The planned arena in the heart of Brooklyn is less than 10 miles from Brighton Beach, known as “Little Odessa” for its high concentration of Russian immigrants. The center is next to a public transportation hub and could help the Nets set up a rivalry with the Knicks, currently the NBA’s only New York-based team.
Barclays Plc signed a 20-year, $400 million naming-rights agreement for the arena, which is part of the $4.9 billion Atlantic Yards Project residential and commercial property development started by Ratner. Prokhorov has an option to buy a stake in Atlantic Yards.
“Brooklyn was the heart of U.S. immigration,” Prokhorov said. “A lot of people from other countries passed through Brooklyn. They have a lot of relatives in China, in Africa, in Russia, in Europe.”
So far, the Nets’ international appeal is likely to be limited to Russia, said Brett Yormark, head of Brooklyn Sports & Entertainment, the sales and marketing arm of the Barclays Center. Yormark said he’s in talks with several Russian and U.S. companies to sponsor the Nets. Among those are mobile-telephone companies seeking greater visibility in New York, he said.
“The first step in globalizing our team is in Russia because of the direct connection to ownership,” Yormark said in an interview. “As this team becomes more visible, more high-profile, we can expand into other markets.”
Last week, Stolichnaya vodka, owned by the Moscow-based SPI Group, signed a five-year accord to sponsor the Barclays Center that will give it exclusive branding at the facility and in the arena’s six bars. The deal is worth more than $2 million a year.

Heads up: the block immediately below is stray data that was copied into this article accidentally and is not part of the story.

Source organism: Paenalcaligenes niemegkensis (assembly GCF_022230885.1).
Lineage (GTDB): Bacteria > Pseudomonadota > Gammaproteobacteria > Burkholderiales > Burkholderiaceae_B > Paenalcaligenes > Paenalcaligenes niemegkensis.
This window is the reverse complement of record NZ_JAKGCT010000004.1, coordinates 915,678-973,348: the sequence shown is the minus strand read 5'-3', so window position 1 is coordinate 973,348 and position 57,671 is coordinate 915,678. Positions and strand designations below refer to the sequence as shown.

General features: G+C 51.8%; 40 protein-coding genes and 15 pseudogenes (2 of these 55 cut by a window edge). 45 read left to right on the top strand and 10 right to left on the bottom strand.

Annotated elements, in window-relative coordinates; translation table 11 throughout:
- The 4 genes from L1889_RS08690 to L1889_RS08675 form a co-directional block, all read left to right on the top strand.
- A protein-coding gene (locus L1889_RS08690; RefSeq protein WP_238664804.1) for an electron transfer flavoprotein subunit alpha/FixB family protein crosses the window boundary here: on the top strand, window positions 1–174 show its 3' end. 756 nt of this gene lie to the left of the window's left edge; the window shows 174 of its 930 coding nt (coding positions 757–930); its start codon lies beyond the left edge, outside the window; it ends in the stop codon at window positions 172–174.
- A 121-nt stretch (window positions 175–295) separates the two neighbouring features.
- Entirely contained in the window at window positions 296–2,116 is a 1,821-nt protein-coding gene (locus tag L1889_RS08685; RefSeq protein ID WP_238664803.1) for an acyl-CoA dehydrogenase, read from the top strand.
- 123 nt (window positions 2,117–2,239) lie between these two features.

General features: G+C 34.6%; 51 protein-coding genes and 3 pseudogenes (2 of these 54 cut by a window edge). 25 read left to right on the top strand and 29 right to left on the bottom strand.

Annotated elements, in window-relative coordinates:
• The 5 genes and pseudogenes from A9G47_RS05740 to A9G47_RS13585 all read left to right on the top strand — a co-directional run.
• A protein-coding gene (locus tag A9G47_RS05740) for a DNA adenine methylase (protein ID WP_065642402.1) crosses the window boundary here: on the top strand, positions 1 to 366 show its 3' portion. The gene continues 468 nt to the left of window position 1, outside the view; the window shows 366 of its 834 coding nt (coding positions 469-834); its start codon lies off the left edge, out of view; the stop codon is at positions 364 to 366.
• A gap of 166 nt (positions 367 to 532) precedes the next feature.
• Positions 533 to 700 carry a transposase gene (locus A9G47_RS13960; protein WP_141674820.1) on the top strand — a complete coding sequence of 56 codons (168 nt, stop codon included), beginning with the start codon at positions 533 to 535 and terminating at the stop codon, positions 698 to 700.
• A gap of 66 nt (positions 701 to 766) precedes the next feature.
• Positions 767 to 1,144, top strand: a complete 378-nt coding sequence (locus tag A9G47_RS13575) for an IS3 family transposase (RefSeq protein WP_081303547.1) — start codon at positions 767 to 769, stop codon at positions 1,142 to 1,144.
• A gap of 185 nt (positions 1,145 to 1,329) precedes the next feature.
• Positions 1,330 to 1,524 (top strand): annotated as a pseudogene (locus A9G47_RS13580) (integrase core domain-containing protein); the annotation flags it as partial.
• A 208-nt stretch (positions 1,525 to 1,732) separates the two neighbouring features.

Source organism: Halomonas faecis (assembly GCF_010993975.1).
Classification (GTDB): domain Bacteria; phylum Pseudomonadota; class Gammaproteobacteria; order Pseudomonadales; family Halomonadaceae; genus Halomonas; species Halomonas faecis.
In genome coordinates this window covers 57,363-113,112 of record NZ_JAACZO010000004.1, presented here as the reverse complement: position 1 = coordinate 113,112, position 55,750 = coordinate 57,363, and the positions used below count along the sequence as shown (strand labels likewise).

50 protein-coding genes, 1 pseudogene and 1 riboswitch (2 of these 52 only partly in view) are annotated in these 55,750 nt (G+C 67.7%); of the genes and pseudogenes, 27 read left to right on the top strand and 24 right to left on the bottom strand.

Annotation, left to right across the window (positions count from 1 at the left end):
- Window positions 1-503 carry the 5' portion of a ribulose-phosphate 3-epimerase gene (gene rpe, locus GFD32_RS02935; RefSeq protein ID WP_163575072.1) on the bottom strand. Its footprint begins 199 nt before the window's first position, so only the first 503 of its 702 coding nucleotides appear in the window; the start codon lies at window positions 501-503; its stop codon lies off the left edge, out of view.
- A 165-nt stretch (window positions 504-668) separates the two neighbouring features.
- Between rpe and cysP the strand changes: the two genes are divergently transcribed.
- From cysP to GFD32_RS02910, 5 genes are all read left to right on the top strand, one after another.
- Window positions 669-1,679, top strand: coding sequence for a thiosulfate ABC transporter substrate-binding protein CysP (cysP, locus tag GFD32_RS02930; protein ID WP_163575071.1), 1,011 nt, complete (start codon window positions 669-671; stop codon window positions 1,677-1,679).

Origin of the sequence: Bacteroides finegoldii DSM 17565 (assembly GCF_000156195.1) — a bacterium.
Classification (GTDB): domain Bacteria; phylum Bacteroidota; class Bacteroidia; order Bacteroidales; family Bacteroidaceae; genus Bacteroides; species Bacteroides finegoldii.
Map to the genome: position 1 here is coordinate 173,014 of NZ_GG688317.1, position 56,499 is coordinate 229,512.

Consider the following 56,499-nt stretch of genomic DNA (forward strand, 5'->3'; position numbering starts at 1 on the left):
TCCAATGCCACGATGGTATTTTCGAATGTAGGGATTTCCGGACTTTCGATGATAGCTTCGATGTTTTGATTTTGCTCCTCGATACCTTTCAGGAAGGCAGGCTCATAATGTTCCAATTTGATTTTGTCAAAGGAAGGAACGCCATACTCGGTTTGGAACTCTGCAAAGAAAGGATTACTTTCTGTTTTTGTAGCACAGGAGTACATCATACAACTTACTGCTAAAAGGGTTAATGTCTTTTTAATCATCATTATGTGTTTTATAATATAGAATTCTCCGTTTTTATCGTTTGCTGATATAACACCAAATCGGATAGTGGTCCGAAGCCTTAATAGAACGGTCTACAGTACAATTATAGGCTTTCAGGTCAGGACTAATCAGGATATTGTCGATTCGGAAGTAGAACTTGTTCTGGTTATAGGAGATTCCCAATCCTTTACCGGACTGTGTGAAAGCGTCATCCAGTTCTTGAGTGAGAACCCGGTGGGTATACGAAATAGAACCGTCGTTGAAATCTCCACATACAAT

Prokhorov is also in talks with the NBA to allow the Nets to play some games in Moscow. As part of the marketing drive in Russia, Nets players including Lopez yesterday opened Adidas AG’s first basketball-focused store in Moscow. The store has a subsection devoted to Nets merchandise, compared with three racks for the other NBA teams.
Officials at Event
“Russia has its own team, it’s the New Jersey Nets,” Prokhorov said, dismissing that his home country can set up a rival basketball league within the next 20 years. “I hope and I’m sure Russians will support the Nets, watch games, visit matches in the U.S. and also buy t-shirts.”
The presence of the Nets in Moscow is already a “major” boost for the sport, said Deputy Prime Minister Sergei Ivanov, who attended the player meeting and clinic. The event was also broadcast on Russian state television.
“If New Jersey Nets are advertised as well as the London soccer club Chelsea in Russia, it will ultimately be” a popular team with the Russians, Ivanov said, referring to billionaire Roman Abramovich’s purchase of Chelsea in 2004.
Prokhorov’s approach to business and marketing drive could help the Nets players as much off-court and in their game, said Nets guard Harris.
“We’re all trying to put together our own private entities as well as put together a global icon,” Harris said. “And I’m just curious about how his mind works.”